Tags

Type your tag names separated by a space and hit enter

Evidence for a dissociation between MPTP toxicity and tyrosinase activity based on congenic mouse strain susceptibility.
Exp Neurol. 2001 Mar; 168(1):116-22.EN

Abstract

The neurotoxicity induced by 1-methyl-4-phenyl-1,2,3,6-tetrahydropyridine (MPTP) is one of the most valuable available models for investigating critical aspects of human Parkinson's disease. In order to analyze the relevance of pigmentation for MPTP sensitivity, we compared C57Bl/6 wild-type mice with the albino mutant C57Bl/6J-Tyr(c-2J) of the same strain. These animals were treated either with systemic MPTP or with saline and were examined in behavioral tests. Seven days after treatment, the contents of dopamine and other monoamines were determined postmortem in the neostriatum and ventral striatum. Furthermore, the numbers of tyrosine hydroxylase-positive cells were counted in the substantia nigra and ventral tegmental area. Open field testing showed that rearing activity was drastically reduced as an acute effect of MPTP in both wild type and mutants; however, subsequent recovery to control levels was faster in wild-type mice. Nest building also indicated strain-dependent effects, since it was delayed only in mutants treated with MPTP. Neurochemically, MPTP led to severe neostriatal dopamine depletions, which did not differ significantly between wild-type (72.9%) and mutant mice (82.1%). Less severe dopamine depletions were also found in the ventral striatum. Histologically, a loss of tyrosine hydroxylase-labeled cells was observed only in the substantia nigra of both wild-type and mutant mice (13.3 and 21.3%, respectively), but not in the ventral tegmental area. Together, our data do not provide evidence that tyrosinase-deficient mice are less affected by MPTP treatment than the comparable wild type, thus arguing strongly against the hypothesis that enhanced MPTP sensitivity in pigmented mouse strains is caused by tyrosinase activity.

Authors+Show Affiliations

Department of Neurology, Heinrich-Heine-University of Düsseldorf, Universitätsstrasse 1, 40225 Düsseldorf, Germany.No affiliation info availableNo affiliation info availableNo affiliation info availableNo affiliation info availableNo affiliation info available

Pub Type(s)

Journal Article
Research Support, Non-U.S. Gov't

Language

eng

PubMed ID

11170726

Citation

Hofele, K, et al. "Evidence for a Dissociation Between MPTP Toxicity and Tyrosinase Activity Based On Congenic Mouse Strain Susceptibility." Experimental Neurology, vol. 168, no. 1, 2001, pp. 116-22.
Hofele K, Sedelis M, Auburger GW, et al. Evidence for a dissociation between MPTP toxicity and tyrosinase activity based on congenic mouse strain susceptibility. Exp Neurol. 2001;168(1):116-22.
Hofele, K., Sedelis, M., Auburger, G. W., Morgan, S., Huston, J. P., & Schwarting, R. K. (2001). Evidence for a dissociation between MPTP toxicity and tyrosinase activity based on congenic mouse strain susceptibility. Experimental Neurology, 168(1), 116-22.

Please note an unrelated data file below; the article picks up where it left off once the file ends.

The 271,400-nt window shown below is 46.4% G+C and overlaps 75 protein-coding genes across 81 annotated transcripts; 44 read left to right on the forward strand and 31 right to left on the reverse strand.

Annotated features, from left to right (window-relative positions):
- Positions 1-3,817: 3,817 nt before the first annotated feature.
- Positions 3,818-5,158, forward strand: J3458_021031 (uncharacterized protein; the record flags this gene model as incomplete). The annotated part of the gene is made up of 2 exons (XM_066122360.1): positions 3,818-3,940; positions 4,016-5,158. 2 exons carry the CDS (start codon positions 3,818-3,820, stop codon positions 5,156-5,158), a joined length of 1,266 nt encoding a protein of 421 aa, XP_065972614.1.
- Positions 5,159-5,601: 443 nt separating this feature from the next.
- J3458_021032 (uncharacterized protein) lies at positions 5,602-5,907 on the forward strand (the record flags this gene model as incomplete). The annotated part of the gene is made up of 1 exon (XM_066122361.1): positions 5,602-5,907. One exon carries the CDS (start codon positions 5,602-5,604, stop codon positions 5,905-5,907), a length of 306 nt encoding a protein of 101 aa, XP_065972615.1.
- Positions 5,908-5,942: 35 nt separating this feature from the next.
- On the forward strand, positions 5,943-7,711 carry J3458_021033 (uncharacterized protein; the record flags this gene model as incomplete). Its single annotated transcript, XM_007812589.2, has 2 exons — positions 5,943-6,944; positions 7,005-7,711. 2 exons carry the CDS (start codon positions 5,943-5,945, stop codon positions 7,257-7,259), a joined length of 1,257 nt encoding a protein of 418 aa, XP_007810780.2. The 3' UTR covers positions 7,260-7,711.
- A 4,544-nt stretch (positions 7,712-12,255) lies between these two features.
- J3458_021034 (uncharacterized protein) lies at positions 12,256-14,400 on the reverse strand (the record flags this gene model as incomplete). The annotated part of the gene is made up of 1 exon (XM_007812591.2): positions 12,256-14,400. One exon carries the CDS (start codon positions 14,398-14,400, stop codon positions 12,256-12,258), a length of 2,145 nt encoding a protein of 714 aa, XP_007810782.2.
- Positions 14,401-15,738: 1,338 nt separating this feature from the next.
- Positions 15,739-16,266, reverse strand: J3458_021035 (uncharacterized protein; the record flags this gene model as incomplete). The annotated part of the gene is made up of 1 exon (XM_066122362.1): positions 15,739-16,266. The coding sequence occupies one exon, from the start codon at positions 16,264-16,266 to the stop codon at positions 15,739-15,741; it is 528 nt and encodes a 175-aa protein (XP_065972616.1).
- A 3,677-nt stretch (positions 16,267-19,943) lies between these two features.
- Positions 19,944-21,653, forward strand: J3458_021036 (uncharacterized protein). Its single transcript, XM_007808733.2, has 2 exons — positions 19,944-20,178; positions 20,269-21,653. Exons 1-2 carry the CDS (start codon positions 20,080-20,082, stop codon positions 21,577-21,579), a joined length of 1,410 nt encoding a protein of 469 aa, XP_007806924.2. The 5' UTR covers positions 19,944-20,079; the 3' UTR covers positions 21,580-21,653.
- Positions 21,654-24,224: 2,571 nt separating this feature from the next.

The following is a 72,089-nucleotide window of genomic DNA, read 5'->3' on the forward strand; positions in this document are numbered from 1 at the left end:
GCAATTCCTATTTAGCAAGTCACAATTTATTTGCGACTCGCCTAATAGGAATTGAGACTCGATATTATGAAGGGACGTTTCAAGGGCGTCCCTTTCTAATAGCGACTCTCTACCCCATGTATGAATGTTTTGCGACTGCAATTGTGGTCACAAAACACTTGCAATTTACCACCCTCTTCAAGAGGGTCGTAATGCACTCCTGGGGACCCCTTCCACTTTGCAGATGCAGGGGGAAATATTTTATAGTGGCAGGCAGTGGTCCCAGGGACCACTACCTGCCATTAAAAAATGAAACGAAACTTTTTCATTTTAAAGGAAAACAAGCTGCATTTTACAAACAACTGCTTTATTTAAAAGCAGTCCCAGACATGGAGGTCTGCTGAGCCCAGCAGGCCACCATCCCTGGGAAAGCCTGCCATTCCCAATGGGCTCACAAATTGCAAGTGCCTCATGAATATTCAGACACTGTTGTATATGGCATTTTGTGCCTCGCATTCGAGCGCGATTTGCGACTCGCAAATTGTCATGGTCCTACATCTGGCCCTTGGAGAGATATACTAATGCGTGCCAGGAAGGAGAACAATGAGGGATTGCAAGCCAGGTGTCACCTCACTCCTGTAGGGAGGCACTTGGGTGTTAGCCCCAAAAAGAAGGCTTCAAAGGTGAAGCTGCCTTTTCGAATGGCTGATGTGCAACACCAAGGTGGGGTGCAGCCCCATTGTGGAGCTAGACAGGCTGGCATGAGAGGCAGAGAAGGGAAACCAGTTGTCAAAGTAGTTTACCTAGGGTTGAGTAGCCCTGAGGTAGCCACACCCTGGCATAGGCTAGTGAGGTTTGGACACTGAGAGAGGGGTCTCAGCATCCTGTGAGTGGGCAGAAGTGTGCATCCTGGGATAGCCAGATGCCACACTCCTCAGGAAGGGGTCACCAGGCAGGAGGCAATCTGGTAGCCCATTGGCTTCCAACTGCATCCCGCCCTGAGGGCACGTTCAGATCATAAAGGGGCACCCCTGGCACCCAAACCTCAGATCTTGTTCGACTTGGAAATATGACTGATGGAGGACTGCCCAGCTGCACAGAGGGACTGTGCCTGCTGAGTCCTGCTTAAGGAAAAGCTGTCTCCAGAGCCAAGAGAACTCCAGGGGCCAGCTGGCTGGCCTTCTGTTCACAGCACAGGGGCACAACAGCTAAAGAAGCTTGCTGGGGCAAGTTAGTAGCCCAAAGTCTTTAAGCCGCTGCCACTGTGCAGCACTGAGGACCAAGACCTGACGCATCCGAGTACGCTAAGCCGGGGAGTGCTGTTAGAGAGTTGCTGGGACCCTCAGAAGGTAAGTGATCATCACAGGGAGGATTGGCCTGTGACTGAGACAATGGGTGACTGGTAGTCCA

Hofele K, et al. Evidence for a Dissociation Between MPTP Toxicity and Tyrosinase Activity Based On Congenic Mouse Strain Susceptibility. Exp Neurol. 2001;168(1):116-22. PubMed PMID: 11170726.
* Article titles in AMA citation format should be in sentence-case
TY - JOUR T1 - Evidence for a dissociation between MPTP toxicity and tyrosinase activity based on congenic mouse strain susceptibility. AU - Hofele,K, AU - Sedelis,M, AU - Auburger,G W, AU - Morgan,S, AU - Huston,J P, AU - Schwarting,R K, PY - 2001/2/15/pubmed PY - 2001/4/3/medline PY - 2001/2/15/entrez SP - 116 EP - 22 JF - Experimental neurology JO - Exp Neurol VL - 168 IS - 1 N2 - The neurotoxicity induced by 1-methyl-4-phenyl-1,2,3,6-tetrahydropyridine (MPTP) is one of the most valuable available models for investigating critical aspects of human Parkinson's disease. In order to analyze the relevance of pigmentation for MPTP sensitivity, we compared C57Bl/6 wild-type mice with the albino mutant C57Bl/6J-Tyr(c-2J) of the same strain. These animals were treated either with systemic MPTP or with saline and were examined in behavioral tests. Seven days after treatment, the contents of dopamine and other monoamines were determined postmortem in the neostriatum and ventral striatum. Furthermore, the numbers of tyrosine hydroxylase-positive cells were counted in the substantia nigra and ventral tegmental area. Open field testing showed that rearing activity was drastically reduced as an acute effect of MPTP in both wild type and mutants; however, subsequent recovery to control levels was faster in wild-type mice. Nest building also indicated strain-dependent effects, since it was delayed only in mutants treated with MPTP. Neurochemically, MPTP led to severe neostriatal dopamine depletions, which did not differ significantly between wild-type (72.9%) and mutant mice (82.1%). Less severe dopamine depletions were also found in the ventral striatum. Histologically, a loss of tyrosine hydroxylase-labeled cells was observed only in the substantia nigra of both wild-type and mutant mice (13.3 and 21.3%, respectively), but not in the ventral tegmental area. Together, our data do not provide evidence that tyrosinase-deficient mice are less affected by MPTP treatment than the comparable wild type, thus arguing strongly against the hypothesis that enhanced MPTP sensitivity in pigmented mouse strains is caused by tyrosinase activity. SN - 0014-4886 UR - https://www.unboundmedicine.com/medline/citation/11170726/Evidence_for_a_dissociation_between_MPTP_toxicity_and_tyrosinase_activity_based_on_congenic_mouse_strain_susceptibility_ L2 - https://linkinghub.elsevier.com/retrieve/pii/S0014-4886(00)97588-5 DB - PRIME DP - Unbound Medicine ER -